407 Mass. 153

February 7, 1990 - April 4, 1990

Suffolk County


The Appellate Tax Board correctly ruled that it was without jurisdiction to act on a California corporation's requests for abatement of certain taxes, where the applications were filed beyond the time limits for seeking abatements set forth in G. L. c. 62C, Section 37. [157-159]

A corporation that failed to challenge by timely action under G. L. c. 62C, Section 37, a decision of the Commissioner of Revenue assessing a certain excise tax was precluded from challenging the merits of that decision on a later appeal from the denial of its untimely applications for abatement. [159]

No violation of the commerce clause of the United States Constitution or the due process rights of an out-of-State corporation was demonstrated by the application to it of the time limits set forth in G. L. c. 62C, Section 37, for seeking a tax abatement for an allegedly mistaken tax assessment. [159-161]

There was no merit to an out-of-State corporation's claim for equitable relief from the operation of G. L. c. 62C, Section 37, which barred the corporation's application for abatement of an allegedly mistaken tax assessment. [161-162]

APPEAL from a decision of the Appellate Tax Board.

The Supreme Judicial Court on its own initiative transferred the case from the Appeals Court.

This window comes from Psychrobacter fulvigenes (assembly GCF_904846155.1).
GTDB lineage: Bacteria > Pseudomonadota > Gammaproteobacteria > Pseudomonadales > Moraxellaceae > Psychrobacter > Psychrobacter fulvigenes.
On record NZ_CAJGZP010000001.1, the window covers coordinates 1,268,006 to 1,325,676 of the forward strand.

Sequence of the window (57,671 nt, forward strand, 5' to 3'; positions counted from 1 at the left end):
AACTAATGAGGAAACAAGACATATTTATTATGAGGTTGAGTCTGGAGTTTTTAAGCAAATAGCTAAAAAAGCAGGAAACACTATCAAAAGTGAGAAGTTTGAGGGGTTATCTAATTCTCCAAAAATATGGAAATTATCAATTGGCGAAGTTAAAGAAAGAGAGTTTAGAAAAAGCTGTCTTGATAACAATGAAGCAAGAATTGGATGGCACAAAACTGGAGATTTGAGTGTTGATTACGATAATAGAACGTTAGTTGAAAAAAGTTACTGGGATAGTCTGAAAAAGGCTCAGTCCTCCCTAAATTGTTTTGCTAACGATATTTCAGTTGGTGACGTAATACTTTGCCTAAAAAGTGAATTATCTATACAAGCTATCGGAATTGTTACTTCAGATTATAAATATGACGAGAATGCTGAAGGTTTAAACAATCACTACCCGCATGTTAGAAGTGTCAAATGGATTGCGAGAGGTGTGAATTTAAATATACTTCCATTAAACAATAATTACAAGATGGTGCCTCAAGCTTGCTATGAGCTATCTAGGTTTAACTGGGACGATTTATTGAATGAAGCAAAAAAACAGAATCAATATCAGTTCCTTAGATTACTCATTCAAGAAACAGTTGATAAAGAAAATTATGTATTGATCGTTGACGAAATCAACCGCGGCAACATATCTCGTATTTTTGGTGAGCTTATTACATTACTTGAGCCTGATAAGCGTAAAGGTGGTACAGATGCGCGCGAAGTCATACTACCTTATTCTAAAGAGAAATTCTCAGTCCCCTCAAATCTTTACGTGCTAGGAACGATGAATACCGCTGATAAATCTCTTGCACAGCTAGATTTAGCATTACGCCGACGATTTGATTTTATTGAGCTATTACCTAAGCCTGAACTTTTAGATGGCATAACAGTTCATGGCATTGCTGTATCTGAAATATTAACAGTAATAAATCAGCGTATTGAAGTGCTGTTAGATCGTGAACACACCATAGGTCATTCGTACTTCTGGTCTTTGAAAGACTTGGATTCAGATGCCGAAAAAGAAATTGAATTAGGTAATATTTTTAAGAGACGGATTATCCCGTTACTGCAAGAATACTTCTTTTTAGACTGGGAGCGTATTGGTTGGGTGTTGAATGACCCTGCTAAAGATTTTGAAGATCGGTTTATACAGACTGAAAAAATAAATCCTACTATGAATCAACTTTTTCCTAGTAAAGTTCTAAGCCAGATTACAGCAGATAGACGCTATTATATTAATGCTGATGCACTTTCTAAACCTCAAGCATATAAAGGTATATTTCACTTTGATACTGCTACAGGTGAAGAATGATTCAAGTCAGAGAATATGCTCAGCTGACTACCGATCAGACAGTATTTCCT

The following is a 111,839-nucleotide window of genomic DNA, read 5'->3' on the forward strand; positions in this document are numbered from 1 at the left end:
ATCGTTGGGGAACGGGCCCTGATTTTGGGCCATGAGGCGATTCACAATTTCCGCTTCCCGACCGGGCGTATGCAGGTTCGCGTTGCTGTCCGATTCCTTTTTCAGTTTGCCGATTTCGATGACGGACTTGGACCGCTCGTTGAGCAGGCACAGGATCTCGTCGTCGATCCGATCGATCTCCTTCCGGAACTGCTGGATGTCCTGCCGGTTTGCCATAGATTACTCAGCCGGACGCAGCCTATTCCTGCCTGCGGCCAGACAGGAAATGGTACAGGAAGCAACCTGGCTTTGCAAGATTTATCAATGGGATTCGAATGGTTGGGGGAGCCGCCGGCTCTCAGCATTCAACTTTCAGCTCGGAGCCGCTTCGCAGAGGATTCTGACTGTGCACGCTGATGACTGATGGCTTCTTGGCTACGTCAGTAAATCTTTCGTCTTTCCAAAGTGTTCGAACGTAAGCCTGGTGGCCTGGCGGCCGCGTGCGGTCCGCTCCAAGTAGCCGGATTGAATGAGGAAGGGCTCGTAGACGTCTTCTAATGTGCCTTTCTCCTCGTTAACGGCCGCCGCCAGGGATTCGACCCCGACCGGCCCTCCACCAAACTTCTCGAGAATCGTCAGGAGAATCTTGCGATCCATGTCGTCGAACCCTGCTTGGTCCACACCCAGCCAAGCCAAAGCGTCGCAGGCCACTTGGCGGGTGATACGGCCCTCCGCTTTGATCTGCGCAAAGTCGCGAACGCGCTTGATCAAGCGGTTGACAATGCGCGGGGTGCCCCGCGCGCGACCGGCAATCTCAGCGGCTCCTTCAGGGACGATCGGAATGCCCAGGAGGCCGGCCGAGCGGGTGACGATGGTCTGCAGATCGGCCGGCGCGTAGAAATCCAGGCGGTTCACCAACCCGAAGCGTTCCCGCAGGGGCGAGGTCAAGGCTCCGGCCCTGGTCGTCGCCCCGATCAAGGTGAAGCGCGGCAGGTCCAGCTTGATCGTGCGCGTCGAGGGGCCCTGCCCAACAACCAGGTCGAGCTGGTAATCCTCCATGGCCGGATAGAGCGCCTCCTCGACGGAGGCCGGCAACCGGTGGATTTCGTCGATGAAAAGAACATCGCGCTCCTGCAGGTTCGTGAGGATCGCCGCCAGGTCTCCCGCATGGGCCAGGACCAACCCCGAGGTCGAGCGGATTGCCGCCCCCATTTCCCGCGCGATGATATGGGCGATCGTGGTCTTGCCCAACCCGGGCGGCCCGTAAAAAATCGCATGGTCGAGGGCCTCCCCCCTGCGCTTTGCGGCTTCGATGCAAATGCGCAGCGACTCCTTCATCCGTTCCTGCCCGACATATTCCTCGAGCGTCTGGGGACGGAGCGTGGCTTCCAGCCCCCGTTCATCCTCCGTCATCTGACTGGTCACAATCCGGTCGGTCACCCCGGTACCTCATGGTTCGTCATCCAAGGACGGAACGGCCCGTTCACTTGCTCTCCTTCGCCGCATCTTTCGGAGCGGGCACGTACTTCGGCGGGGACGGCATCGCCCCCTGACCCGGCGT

Paul F. Doyle of New York (Sandra K. Rotter of New York, with him) for the taxpayer.

Countess C. Williams, Assistant Attorney General, for the Commissioner of Revenue.

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LYNCH, J. In April, 1987, the plaintiff, Nissan Motor Corporation in U.S.A. (Nissan), filed applications for abatement of those portions of its 1979 through 1983 Massachusetts corporate excise taxes based on sales in the State of New York (New York). The applications were filed after the expiration of all the specific time limits for seeking abatements set out in G. L. c. 62C, Section 37 (1988 ed.), and the Commissioner of Revenue (commissioner) so held. However, Nissan claimed that it was not until a 1986-1987 audit in New York that it learned it was liable to New York for taxes during the same years, on the very same sales income that formed part of the basis of the 1979-1983 excise taxes Nissan paid in Massachusetts, and thus discovered it might possess a claim for partial abatement of those taxes paid Massachusetts. The Appellate Tax Board (board) agreed with the commissioner and dismissed Nissan's appeals, stating that it had no jurisdiction of the matter. Nissan timely sought review in the Appeals Court, and we transferred the case here on our own motion. We affirm the decision of the board.